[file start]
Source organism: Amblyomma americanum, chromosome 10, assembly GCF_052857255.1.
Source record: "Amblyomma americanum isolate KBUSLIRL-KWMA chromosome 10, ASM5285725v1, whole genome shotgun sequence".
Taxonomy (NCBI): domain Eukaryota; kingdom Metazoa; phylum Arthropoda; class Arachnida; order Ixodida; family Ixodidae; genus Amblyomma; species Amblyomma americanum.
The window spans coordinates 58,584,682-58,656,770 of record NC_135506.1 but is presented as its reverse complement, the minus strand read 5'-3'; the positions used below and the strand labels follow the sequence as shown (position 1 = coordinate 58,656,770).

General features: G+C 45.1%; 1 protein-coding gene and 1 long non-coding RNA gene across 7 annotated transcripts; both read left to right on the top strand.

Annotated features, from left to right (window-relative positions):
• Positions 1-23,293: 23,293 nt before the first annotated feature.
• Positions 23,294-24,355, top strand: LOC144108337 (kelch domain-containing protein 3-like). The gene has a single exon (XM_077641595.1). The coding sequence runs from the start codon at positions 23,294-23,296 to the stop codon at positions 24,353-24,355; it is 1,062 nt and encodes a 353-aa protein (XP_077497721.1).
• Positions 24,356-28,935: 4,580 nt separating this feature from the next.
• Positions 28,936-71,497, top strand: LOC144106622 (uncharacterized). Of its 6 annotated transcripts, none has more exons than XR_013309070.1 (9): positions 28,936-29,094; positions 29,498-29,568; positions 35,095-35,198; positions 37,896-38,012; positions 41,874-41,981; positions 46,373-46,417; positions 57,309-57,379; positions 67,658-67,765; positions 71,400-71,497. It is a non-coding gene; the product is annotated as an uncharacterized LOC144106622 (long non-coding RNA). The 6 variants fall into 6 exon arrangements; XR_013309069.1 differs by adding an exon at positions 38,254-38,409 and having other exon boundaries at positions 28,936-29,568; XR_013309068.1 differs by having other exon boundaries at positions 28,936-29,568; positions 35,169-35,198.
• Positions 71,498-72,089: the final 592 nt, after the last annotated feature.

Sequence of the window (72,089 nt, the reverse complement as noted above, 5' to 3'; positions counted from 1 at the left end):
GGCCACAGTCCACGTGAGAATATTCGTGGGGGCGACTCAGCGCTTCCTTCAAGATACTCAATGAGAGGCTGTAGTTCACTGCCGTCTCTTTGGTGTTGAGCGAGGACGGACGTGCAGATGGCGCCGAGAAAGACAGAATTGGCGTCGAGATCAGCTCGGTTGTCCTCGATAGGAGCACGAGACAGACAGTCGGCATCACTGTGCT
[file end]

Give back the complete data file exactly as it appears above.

Source organism: Amblyomma americanum, chromosome 10, assembly GCF_052857255.1.
Source record: "Amblyomma americanum isolate KBUSLIRL-KWMA chromosome 10, ASM5285725v1, whole genome shotgun sequence".
Taxonomy (NCBI): domain Eukaryota; kingdom Metazoa; phylum Arthropoda; class Arachnida; order Ixodida; family Ixodidae; genus Amblyomma; species Amblyomma americanum.
The window spans coordinates 58,584,682-58,656,770 of record NC_135506.1 but is presented as its reverse complement, the minus strand read 5'-3'; the positions used below and the strand labels follow the sequence as shown (position 1 = coordinate 58,656,770).

General features: G+C 45.1%; 1 protein-coding gene and 1 long non-coding RNA gene across 7 annotated transcripts; both read left to right on the top strand.

Annotated features, from left to right (window-relative positions):
• Positions 1-23,293: 23,293 nt before the first annotated feature.
• Positions 23,294-24,355, top strand: LOC144108337 (kelch domain-containing protein 3-like). The gene has a single exon (XM_077641595.1). The coding sequence runs from the start codon at positions 23,294-23,296 to the stop codon at positions 24,353-24,355; it is 1,062 nt and encodes a 353-aa protein (XP_077497721.1).
• Positions 24,356-28,935: 4,580 nt separating this feature from the next.
• Positions 28,936-71,497, top strand: LOC144106622 (uncharacterized). Of its 6 annotated transcripts, none has more exons than XR_013309070.1 (9): positions 28,936-29,094; positions 29,498-29,568; positions 35,095-35,198; positions 37,896-38,012; positions 41,874-41,981; positions 46,373-46,417; positions 57,309-57,379; positions 67,658-67,765; positions 71,400-71,497. It is a non-coding gene; the product is annotated as an uncharacterized LOC144106622 (long non-coding RNA). The 6 variants fall into 6 exon arrangements; XR_013309069.1 differs by adding an exon at positions 38,254-38,409 and having other exon boundaries at positions 28,936-29,568; XR_013309068.1 differs by having other exon boundaries at positions 28,936-29,568; positions 35,169-35,198.
• Positions 71,498-72,089: the final 592 nt, after the last annotated feature.

Sequence of the window (72,089 nt, the reverse complement as noted above, 5' to 3'; positions counted from 1 at the left end):
GGCCACAGTCCACGTGAGAATATTCGTGGGGGCGACTCAGCGCTTCCTTCAAGATACTCAATGAGAGGCTGTAGTTCACTGCCGTCTCTTTGGTGTTGAGCGAGGACGGACGTGCAGATGGCGCCGAGAAAGACAGAATTGGCGTCGAGATCAGCTCGGTTGTCCTCGATAGGAGCACGAGACAGACAGTCGGCATCACTGTGCT